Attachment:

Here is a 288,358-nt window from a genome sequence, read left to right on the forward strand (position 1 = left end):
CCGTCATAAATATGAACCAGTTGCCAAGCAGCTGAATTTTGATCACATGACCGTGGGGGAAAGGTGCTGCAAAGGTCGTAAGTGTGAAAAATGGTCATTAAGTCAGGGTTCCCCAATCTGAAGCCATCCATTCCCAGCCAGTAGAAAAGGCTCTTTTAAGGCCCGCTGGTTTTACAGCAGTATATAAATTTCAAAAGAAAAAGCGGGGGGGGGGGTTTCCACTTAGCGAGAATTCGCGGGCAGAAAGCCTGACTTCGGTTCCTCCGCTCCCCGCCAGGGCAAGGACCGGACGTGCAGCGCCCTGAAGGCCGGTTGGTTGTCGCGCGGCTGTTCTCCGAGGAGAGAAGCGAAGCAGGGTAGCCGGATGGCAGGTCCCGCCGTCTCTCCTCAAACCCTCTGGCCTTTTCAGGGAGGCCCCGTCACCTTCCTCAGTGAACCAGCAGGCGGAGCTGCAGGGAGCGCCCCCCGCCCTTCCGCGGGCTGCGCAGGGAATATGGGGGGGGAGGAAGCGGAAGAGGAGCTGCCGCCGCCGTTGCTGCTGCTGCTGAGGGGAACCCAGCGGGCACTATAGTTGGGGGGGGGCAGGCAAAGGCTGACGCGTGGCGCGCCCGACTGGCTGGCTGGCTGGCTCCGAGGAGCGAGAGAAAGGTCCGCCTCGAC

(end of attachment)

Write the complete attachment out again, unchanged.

Here is a 288,358-nt window from a genome sequence, read left to right on the forward strand (position 1 = left end):
CCGTCATAAATATGAACCAGTTGCCAAGCAGCTGAATTTTGATCACATGACCGTGGGGGAAAGGTGCTGCAAAGGTCGTAAGTGTGAAAAATGGTCATTAAGTCAGGGTTCCCCAATCTGAAGCCATCCATTCCCAGCCAGTAGAAAAGGCTCTTTTAAGGCCCGCTGGTTTTACAGCAGTATATAAATTTCAAAAGAAAAAGCGGGGGGGGGGGTTTCCACTTAGCGAGAATTCGCGGGCAGAAAGCCTGACTTCGGTTCCTCCGCTCCCCGCCAGGGCAAGGACCGGACGTGCAGCGCCCTGAAGGCCGGTTGGTTGTCGCGCGGCTGTTCTCCGAGGAGAGAAGCGAAGCAGGGTAGCCGGATGGCAGGTCCCGCCGTCTCTCCTCAAACCCTCTGGCCTTTTCAGGGAGGCCCCGTCACCTTCCTCAGTGAACCAGCAGGCGGAGCTGCAGGGAGCGCCCCCCGCCCTTCCGCGGGCTGCGCAGGGAATATGGGGGGGGAGGAAGCGGAAGAGGAGCTGCCGCCGCCGTTGCTGCTGCTGCTGAGGGGAACCCAGCGGGCACTATAGTTGGGGGGGGGCAGGCAAAGGCTGACGCGTGGCGCGCCCGACTGGCTGGCTGGCTGGCTCCGAGGAGCGAGAGAAAGGTCCGCCTCGAC